UUNET (standing for UNIX to UNIX Network) is one of the industry's oldest and largest Internet Service Providers.

Prior to its founding, access to Usenet and E-mail exchange from non-ARPANET sites was accomplished using a cooperative network of systems running the UUCP protocol over POTS lines. During the mid-1980s, growth of this network began to put considerable strain on the resources voluntarily provided by the larger UUCP hubs. This prompted Rick Adams, a system administrator at the USGS Center for Seismic Studies, to explore the possibilities of providing these services commercially as a way to reduce the burden on the existing hubs.

With funding in the form of a loan from Usenix, UUNET Communications Services began operation in 1987 as a non-profit corporation providing Usenet feeds, E-mail exchange and access to a large repository of software source code and related information. The venture proved successful, shedding its non-profit status within two years. In 1990, UUNET launched its AlterNet service, which provided access to an IP backbone independent of the constraints of those operated by the government. That network lives on in a much larger form and serves as the core of a set of products which include access at dial-up and broadband speeds as well as web hosting.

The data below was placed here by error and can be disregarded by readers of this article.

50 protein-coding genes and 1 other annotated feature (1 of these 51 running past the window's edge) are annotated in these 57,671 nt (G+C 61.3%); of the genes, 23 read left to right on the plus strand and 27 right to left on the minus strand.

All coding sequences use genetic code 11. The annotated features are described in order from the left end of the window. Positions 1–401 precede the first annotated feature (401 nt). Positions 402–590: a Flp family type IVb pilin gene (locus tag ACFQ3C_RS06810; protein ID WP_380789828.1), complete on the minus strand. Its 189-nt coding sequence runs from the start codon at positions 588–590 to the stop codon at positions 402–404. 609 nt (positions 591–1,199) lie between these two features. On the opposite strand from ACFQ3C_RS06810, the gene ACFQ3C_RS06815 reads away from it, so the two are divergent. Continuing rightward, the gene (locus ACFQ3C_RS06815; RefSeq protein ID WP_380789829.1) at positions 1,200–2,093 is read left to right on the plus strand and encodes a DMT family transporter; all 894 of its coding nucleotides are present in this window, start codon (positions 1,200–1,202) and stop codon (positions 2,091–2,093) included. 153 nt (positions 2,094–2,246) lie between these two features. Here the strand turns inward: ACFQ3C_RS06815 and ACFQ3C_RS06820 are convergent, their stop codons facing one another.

• 1987 - UUNET Communications Services is founded and passes its first traffic
  • 1989 - UUNET becomes a for-profit corporation
  • 1990 - UUNET launches AlterNet
  • 1991 - UUNET participates in the founding of the Commercial Internet Exchange Association
  • 1995 - The company sells stock on the NASDAQ stock market in an initial public offering that would become part of the beginning of the dot-com boom.
  • 1996 - Metropolitan Fiber Systems (MFS) acquires UUNET
  • 1997 - WorldCom acquires MFS
  • 2000 - The UUNET brand is folded into WorldCom's product line and disappears
  • 2003 - The UUNET brand re-emerges as WorldCom's wholesale-only brand

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